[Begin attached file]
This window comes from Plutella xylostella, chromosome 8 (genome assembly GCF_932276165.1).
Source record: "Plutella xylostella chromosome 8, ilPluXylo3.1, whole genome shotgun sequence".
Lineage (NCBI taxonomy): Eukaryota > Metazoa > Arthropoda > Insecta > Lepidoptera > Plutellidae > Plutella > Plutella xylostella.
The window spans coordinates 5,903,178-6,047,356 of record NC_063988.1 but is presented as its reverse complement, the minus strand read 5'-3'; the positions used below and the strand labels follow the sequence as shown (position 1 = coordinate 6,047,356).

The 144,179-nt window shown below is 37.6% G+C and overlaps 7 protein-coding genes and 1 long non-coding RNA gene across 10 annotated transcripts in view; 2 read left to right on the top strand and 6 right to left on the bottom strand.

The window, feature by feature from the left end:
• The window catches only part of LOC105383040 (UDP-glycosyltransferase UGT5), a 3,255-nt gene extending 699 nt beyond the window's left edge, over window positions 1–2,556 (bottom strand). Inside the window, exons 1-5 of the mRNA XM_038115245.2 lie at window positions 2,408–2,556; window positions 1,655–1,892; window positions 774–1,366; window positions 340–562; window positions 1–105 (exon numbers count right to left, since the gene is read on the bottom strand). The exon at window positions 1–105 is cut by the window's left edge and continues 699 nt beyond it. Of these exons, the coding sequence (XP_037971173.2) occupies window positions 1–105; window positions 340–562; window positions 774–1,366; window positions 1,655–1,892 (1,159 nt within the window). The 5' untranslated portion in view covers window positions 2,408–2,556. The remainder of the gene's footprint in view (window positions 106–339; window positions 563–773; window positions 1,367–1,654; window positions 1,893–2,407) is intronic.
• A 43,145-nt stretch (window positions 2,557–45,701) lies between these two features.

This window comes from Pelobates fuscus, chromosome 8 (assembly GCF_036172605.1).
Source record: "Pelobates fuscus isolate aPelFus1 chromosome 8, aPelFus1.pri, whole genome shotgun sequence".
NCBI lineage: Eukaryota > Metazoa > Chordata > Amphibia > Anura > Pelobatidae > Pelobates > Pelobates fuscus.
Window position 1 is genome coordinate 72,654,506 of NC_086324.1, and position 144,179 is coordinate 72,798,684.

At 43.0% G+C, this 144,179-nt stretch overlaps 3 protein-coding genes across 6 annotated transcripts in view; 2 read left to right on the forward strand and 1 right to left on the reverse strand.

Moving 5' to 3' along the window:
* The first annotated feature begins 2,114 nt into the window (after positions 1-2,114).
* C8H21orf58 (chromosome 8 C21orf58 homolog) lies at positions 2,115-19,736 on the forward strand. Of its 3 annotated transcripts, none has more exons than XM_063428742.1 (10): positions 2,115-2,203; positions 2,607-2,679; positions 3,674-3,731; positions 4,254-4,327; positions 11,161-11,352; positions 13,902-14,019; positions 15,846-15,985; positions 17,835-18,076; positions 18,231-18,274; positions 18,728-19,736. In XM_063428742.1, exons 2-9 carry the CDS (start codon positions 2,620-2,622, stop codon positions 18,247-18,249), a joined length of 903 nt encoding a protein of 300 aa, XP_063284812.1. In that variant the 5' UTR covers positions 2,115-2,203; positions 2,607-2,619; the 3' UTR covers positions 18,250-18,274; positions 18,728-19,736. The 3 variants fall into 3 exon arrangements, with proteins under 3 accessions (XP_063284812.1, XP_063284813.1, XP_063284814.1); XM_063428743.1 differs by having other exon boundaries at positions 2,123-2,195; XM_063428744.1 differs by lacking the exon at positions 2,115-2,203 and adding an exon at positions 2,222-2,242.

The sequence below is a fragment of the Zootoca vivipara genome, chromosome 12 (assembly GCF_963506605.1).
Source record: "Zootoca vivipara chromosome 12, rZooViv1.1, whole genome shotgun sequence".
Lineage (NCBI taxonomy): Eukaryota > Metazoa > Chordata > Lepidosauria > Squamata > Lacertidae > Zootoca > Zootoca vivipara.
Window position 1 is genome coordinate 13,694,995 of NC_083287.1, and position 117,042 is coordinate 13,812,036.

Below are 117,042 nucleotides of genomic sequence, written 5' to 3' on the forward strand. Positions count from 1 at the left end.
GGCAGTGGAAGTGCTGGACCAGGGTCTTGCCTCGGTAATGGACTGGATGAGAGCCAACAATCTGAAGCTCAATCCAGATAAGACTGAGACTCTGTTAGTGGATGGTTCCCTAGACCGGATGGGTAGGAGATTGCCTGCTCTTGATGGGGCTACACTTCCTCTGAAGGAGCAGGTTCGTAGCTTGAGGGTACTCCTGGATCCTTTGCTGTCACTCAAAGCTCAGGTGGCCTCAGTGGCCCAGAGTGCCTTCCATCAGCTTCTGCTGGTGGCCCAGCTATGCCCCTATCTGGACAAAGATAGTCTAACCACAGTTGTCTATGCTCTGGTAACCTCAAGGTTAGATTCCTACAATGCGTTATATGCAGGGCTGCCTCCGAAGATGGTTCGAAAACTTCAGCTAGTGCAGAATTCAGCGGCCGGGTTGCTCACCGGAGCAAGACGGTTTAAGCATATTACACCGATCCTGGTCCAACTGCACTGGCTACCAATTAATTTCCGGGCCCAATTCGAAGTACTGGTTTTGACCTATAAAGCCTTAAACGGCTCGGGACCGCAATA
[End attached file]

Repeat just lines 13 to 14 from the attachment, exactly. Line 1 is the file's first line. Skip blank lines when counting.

At 43.0% G+C, this 144,179-nt stretch overlaps 3 protein-coding genes across 6 annotated transcripts in view; 2 read left to right on the forward strand and 1 right to left on the reverse strand.

Moving 5' to 3' along the window: